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The Bath Collector


            I think because I was born in a howling blizzard in New York City in February, Leap Year to be exact, I have been drawn to steaming baths and soothing hot soaks. I was quite comfortable floating around inside my little watery warm world and it was a shock to be greeted by an icy winter. I have been lucky enough to seek out my dream baths all over the world. A delicious submerging does wonders for me.  While my fellow travelers are checking out where to eat or what sights to see, I am hopping from foot to foot to get to my room and see what kind of immersion awaits me each night and probably at sunrise too.

Bathing is pure ritual for me.

            On our 10th anniversary my husband and I stayed at an 11th century observatory turned hotel, just outside of Florence. Besides the spectacular view, there was a tiny bathroom with a thin, ivory porcelain tub facing a slim window overlooking the gardens and hills. It seemed like the sun was turned on all day outside that opening with shafts lighting up my tub water as I slid in carefully to the narrow space to listen to birds chirping and roosters crowing below. The scent of lavender and lemon wafted up to me as I used the ornate silver handled attachment to rinse my hair and body.

            Then to Positano and a townhouse overlooking an expanse of the Mediterranean. I was greeted by a seven-foot marble tub shaped like a boat. Its spout: a golden dolphin who spewed a cool waterfall from his laughing face. I lolled in that tub on long hot afternoons and late nights watching the sky turn violet. How they got the tub up the stairs in the narrow house on that steep hill, the dolphin will never tell.

            North of San Francisco I discovered the ultimate tub experience. Mud baths. Introduced in my early twenties by a hippie girlfriend to the little town where mud is king, I have been back almost every year to submerge. A hot shower first, then buck naked into the “mud room”. Lady attendants non plussed by imperfect thighs or dimples, sit you on a pizza paddle and slide you butt first into the steaming mud encased in what looks like a stone sarcophagus. The lower you go, the hotter the muck. Hence the pizza paddle. If you stepped in, you’d scald your feet. They gently push you down, back into the terra-fermi from whence we came and pile the eggy smelly brown ooze over the front of your body. On your hair and face if you like too. A cold cloth is placed on your forehead. The steam from the geyser that is the engine of this magic elixir, is hissing through all the elaborate pipes in the walls and ceiling. You are helped out – feeling a bit woozy but oh so relaxed and into a tile shower to de- mud. Next you are taken into a white claw footed tub filled to the rim with crystal clear103 degree mineral water. A new cold compress on your head. A little nail brush and wooden stick to get the bits of mud out of your finger and toenails while you are sipping a huge cup of icy cucumber water. The heat on the outside of your body and the cold going in, is a not to be missed sensation. Time to step out and dry off with a fluffy towel. You are finally led down a long hallway with tiny rooms on either side. In each a small spotless white bed where you are wrapped up in cotton sheets and a light blanket to rest. Beams of sunlight dance on the walls as the mountain breezes play with the white cotton curtains on each window. You drift off to sleep.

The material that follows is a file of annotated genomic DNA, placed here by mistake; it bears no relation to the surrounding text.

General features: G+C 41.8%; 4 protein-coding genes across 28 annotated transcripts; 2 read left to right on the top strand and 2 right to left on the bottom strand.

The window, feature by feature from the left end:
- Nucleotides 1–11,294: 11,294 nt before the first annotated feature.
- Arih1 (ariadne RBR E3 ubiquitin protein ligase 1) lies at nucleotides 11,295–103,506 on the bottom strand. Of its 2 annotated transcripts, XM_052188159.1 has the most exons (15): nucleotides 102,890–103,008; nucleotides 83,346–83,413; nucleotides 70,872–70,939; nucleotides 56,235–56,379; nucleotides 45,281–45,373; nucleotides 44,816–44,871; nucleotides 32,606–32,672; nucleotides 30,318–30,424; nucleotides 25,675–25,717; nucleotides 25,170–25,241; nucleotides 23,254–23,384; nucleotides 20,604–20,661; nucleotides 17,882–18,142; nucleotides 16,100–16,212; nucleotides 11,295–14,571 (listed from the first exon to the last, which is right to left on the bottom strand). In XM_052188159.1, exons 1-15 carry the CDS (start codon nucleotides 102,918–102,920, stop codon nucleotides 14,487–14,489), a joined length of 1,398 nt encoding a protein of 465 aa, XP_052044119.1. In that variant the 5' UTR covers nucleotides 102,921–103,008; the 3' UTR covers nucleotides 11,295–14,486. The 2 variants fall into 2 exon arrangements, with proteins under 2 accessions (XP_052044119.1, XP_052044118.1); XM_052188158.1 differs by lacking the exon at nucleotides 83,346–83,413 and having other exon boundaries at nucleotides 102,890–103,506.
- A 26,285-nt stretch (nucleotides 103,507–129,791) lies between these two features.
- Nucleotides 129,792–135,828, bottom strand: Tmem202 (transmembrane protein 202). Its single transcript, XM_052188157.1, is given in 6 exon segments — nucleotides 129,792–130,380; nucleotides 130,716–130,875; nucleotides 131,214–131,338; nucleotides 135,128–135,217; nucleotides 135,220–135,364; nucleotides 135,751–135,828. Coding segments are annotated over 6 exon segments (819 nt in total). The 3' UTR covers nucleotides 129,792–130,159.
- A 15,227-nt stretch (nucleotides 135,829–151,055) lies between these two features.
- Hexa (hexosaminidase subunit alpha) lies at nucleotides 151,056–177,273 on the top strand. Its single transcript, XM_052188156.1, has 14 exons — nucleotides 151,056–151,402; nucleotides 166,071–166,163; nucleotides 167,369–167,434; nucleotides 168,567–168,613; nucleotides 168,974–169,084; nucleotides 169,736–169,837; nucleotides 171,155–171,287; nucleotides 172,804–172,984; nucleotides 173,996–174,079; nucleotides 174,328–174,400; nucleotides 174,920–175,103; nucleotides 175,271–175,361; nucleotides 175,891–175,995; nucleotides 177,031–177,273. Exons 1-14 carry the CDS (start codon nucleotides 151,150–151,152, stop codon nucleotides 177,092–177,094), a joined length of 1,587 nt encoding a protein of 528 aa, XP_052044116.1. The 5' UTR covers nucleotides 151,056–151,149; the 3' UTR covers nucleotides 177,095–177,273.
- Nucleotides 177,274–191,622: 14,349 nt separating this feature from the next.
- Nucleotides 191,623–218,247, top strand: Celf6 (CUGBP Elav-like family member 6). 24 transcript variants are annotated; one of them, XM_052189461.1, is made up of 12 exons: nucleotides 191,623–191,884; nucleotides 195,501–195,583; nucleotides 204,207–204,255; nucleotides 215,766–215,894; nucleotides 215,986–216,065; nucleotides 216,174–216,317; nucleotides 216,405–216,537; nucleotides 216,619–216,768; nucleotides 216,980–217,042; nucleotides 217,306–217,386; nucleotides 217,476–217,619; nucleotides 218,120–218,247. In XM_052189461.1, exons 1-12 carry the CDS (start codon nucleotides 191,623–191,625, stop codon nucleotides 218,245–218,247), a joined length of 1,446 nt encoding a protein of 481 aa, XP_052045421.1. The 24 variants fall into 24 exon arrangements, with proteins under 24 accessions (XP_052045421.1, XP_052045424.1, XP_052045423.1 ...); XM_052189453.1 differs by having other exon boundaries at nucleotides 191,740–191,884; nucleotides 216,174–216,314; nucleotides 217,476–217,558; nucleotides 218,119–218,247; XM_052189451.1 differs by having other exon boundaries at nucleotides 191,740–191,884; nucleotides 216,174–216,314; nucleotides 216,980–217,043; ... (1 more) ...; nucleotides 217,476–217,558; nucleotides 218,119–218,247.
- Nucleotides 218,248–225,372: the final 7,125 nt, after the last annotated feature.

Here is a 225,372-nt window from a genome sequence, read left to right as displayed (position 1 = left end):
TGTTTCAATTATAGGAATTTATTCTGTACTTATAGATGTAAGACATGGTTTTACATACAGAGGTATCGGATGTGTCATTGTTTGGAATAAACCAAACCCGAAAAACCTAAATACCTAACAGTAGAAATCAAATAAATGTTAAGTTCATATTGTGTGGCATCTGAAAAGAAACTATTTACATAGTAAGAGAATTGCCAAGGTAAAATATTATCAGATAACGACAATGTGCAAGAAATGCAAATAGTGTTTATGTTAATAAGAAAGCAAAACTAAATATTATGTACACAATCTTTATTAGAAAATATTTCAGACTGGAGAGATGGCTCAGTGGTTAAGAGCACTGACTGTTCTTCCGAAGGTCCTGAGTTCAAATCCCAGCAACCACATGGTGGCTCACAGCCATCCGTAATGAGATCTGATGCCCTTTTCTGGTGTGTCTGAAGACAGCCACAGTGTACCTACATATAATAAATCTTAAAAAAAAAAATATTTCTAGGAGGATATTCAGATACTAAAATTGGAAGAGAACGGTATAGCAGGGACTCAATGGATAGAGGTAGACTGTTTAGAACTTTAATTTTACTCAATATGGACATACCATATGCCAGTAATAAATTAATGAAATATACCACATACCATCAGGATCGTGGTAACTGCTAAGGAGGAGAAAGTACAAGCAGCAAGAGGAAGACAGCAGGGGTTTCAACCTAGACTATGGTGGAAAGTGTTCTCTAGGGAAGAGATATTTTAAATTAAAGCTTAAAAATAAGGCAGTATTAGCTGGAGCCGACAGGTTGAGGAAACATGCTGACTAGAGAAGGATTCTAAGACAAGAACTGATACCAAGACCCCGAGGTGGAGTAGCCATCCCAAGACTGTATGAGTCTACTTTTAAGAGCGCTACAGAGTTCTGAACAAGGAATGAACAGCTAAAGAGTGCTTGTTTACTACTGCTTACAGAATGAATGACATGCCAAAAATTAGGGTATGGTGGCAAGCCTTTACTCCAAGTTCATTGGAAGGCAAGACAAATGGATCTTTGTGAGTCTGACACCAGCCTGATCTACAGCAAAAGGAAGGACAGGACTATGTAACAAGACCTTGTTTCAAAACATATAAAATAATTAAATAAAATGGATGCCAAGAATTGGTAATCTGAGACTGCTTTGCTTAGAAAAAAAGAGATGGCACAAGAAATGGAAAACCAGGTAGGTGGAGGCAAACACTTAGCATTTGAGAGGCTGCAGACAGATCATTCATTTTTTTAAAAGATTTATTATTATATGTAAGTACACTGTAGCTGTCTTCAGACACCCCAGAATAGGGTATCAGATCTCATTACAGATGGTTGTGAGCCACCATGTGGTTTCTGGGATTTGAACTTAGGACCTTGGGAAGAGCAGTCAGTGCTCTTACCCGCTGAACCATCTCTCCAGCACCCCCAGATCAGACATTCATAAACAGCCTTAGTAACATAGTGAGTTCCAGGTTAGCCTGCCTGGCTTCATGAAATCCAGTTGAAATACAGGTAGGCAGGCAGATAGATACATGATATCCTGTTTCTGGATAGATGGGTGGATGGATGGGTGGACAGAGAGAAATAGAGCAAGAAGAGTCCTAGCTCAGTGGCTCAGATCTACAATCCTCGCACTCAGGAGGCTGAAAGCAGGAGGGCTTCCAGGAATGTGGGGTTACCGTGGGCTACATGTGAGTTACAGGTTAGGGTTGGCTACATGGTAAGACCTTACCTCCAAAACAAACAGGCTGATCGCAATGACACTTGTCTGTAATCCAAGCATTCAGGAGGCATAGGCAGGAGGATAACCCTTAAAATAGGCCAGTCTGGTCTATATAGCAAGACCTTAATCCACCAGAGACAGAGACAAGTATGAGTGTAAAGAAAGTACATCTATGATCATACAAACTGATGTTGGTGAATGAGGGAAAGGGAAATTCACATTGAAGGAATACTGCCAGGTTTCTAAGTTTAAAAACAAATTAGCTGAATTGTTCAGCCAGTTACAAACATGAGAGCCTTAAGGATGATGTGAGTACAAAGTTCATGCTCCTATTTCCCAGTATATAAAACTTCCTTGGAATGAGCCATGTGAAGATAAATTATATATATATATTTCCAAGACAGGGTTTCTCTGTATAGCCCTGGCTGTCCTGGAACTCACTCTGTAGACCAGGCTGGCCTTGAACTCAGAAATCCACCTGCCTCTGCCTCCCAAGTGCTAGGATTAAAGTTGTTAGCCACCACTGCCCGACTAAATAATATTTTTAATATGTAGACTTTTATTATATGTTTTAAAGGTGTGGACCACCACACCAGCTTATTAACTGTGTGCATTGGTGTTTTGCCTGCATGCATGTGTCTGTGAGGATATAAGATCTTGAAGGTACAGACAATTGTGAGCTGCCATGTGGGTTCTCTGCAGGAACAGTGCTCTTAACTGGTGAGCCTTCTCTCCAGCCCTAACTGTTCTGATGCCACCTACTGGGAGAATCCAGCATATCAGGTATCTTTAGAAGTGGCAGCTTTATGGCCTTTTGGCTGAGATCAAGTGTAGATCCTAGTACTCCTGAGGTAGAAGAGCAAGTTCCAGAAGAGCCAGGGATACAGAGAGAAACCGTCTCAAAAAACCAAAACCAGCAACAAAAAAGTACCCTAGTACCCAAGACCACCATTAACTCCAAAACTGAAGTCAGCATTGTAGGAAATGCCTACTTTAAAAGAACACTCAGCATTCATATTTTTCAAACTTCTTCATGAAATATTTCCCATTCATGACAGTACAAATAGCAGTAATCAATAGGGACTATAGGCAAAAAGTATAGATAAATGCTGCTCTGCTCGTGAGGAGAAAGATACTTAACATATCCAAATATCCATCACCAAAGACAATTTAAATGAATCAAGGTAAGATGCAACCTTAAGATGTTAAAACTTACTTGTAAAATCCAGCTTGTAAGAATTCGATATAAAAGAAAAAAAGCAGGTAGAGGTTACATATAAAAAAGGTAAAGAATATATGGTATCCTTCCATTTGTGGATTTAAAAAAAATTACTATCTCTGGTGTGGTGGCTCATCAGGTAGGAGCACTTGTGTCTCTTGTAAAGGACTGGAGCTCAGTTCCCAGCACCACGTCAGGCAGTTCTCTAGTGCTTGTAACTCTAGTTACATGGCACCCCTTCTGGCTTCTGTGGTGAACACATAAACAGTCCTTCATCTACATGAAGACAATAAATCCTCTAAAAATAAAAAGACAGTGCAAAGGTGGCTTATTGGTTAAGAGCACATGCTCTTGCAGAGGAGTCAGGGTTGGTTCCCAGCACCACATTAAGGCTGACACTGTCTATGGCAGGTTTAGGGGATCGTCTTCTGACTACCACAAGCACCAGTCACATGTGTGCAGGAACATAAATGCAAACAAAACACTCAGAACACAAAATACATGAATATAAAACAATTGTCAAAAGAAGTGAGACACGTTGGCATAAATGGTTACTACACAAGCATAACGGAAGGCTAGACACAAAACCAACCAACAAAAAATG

My tub at home is not so elaborate but I have made it a sanctuary. A place to cleanse. To invigorate. Pray. Weep. Sigh. Scrub. Soak.  I emerge feeling soothed and healed from the tug of the everyday world.

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